There’s no sport music-industry insiders have traditionally enjoyed quite so much as Grammy bashing. This year, though, the usually gleeful derision has been strangely muted. Chalk it up to a brasher set of nominees that promises to make the annual awards show almost, well, relevant. Rookie Alanis Morissette is up for six statuettes, and Joan Osborne for five, reflecting a year in which women and newcomers were the big news. Gangsta rappers too are finally getting their props. And chart lightweight PJ Harvey got as many nominations (two) as the 12-million-selling Hootie & the Blowfish.
How’d the Grammys get cooler? Thanks, in part, to the threat of a cold shoulder from the major labels. Last year’s ballot — notable for multiple nominees Tony Bennett and the 3 Tenors — was deemed so embarrassing that industry bigwigs David Geffen and Tommy Mottola publicly joined the usual critical outcry. Privately, labels threatened to withdraw financial support for the National Academy of Recording Arts & Sciences. NARAS president Mike Greene heard the message loud and clear, he says, and developed a plan to ”do something about getting rid of — or at least mitigating — two things: popularity and sentimentality” in the voting process. The immediate solution was to add a middle step to the nominating process, by appointing a select 25-person committee to each major category. These committees would then whittle 20 top nominees down to the 5 that the entire membership would vote on. The result: a ballot weighted more toward — what a concept! — artistic excellence.
Osborne, whose star was just beginning to rise when the nominations were announced, has benefited most from the newly hepper Grammys. If she or Morissette knocks aside Mariah Carey and sweeps the top categories Feb. 28, it’ll mark the first time a new artist has pulled off such a feat since that Grammy credibility booster of 15 years ago…Christopher Cross.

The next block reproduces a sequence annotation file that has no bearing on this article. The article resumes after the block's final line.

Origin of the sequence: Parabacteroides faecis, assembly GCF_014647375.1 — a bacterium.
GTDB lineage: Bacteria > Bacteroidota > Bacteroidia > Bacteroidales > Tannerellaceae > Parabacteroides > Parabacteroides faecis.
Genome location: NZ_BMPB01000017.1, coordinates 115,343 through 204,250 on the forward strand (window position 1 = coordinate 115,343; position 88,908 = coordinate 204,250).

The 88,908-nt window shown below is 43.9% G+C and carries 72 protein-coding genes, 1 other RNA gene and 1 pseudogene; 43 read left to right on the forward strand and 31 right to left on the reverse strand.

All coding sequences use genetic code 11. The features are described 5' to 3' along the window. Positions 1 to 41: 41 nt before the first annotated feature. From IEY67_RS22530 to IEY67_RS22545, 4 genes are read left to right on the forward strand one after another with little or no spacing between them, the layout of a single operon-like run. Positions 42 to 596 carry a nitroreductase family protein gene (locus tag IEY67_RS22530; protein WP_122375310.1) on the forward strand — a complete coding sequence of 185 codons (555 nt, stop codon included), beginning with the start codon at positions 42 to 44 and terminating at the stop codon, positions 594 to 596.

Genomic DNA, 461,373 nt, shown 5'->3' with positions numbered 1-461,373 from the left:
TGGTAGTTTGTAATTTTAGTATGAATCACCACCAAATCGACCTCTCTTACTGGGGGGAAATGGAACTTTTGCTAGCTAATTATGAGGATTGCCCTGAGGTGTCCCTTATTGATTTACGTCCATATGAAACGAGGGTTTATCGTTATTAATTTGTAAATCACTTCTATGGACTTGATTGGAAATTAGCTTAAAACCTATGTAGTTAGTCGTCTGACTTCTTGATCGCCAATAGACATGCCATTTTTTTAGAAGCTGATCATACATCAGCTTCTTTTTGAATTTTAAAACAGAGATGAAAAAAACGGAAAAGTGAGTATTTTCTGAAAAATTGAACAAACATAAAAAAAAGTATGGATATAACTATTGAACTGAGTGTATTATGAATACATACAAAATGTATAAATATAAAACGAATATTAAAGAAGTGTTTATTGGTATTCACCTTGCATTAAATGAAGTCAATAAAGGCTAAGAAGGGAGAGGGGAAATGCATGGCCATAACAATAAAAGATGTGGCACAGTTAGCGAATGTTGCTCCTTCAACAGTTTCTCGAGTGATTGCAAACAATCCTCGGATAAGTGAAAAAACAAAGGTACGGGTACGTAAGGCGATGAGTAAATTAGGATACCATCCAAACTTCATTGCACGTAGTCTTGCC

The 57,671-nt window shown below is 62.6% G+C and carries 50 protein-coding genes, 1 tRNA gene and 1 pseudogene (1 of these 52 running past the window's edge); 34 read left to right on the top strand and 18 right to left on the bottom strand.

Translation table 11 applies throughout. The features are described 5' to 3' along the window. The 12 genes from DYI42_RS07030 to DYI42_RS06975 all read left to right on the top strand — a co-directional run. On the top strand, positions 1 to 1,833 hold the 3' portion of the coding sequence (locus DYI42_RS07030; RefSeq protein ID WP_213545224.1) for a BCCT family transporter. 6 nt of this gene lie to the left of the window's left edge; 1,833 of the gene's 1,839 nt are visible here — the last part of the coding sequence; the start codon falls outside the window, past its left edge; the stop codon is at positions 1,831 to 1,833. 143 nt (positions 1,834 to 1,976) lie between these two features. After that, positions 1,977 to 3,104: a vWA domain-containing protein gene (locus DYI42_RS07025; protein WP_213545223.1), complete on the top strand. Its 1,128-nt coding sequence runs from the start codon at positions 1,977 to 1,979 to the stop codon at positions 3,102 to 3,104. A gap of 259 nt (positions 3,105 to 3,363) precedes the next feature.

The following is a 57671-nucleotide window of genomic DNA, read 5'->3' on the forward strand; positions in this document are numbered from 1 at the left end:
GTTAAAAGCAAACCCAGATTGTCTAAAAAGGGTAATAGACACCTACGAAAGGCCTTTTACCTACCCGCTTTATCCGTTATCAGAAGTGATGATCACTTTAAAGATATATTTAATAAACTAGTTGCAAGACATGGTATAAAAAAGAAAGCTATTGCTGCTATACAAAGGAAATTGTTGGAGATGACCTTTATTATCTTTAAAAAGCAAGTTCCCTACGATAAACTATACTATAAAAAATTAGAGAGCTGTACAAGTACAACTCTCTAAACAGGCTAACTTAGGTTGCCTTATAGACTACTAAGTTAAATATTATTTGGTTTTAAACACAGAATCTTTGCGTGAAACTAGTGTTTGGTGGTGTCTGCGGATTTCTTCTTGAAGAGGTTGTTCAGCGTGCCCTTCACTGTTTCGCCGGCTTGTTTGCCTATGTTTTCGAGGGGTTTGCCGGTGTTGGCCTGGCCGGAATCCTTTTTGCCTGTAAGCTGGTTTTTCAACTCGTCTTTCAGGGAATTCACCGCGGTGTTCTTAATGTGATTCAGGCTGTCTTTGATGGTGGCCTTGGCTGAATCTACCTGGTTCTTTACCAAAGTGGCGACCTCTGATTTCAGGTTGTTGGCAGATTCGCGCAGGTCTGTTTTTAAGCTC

RECORD OF THE YEAR
”One Sweet Day,” Mariah Carey & Boyz II Men; ”Gangsta’s Paradise,” Coolio; ”One of Us,” Joan Osborne; ”Kiss From a Rose,” Seal; ”Waterfalls,” TLC
WILL WIN: Mariah, the Boyz, and a No. 1 hit about a dead friend — how can that lose?
SHOULD WIN: TLC’s slinky ode to ghetto life flowed as beautifully as a waterfall.
ALBUM OF THE YEAR
Daydream, Mariah Carey; HIStory, Past, Present & Future — Book 1, Michael Jackson; Jagged Little Pill, Alanis Morissette; Relish, Joan Osborne; Vitalogy, Pearl Jam
WILL WIN: Hipper factions voting for Morissette or Osborne could cancel each other out, leaving chart queen Carey the belle of the ball. A tough call.
SHOULD WIN: We’d relish a victory by dark horse — and thoroughbred — Osborne.
SONG OF THE YEAR
”I Can Love You Like That,” Maribeth Derry, Steve Diamond, Jennifer Kimball; ”Kiss From a Rose,” Seal; ”One of Us,” Eric Bazilian; ”You Are Not Alone,” R. Kelly; ”You Oughta Know,” Glen Ballard and Alanis Morissette
WILL WIN: Seal lets the voters have it both ways: a ballad, but by an ”edgy” act.
SHOULD WIN: The Osborne-sung ”One of Us” is spiritual and sacrilegious — a songwriting feat.